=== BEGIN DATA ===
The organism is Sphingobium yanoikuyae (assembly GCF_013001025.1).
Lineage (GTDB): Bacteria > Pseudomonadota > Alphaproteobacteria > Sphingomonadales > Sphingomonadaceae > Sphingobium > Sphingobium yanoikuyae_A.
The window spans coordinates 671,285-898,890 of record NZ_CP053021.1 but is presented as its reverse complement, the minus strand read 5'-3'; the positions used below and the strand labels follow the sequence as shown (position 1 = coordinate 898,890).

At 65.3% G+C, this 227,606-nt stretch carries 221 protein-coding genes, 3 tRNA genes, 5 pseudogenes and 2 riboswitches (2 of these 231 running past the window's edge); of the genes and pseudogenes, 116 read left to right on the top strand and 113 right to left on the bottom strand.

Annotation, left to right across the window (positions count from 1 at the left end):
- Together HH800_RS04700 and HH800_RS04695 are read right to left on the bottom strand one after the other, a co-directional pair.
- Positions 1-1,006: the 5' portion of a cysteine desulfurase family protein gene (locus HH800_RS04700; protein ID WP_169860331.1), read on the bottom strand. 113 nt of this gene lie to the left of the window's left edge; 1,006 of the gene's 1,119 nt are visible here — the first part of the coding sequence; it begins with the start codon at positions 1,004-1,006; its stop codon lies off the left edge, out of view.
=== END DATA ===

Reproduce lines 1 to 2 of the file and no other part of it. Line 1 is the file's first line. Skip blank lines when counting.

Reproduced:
The organism is Sphingobium yanoikuyae (assembly GCF_013001025.1).
Lineage (GTDB): Bacteria > Pseudomonadota > Alphaproteobacteria > Sphingomonadales > Sphingomonadaceae > Sphingobium > Sphingobium yanoikuyae_A.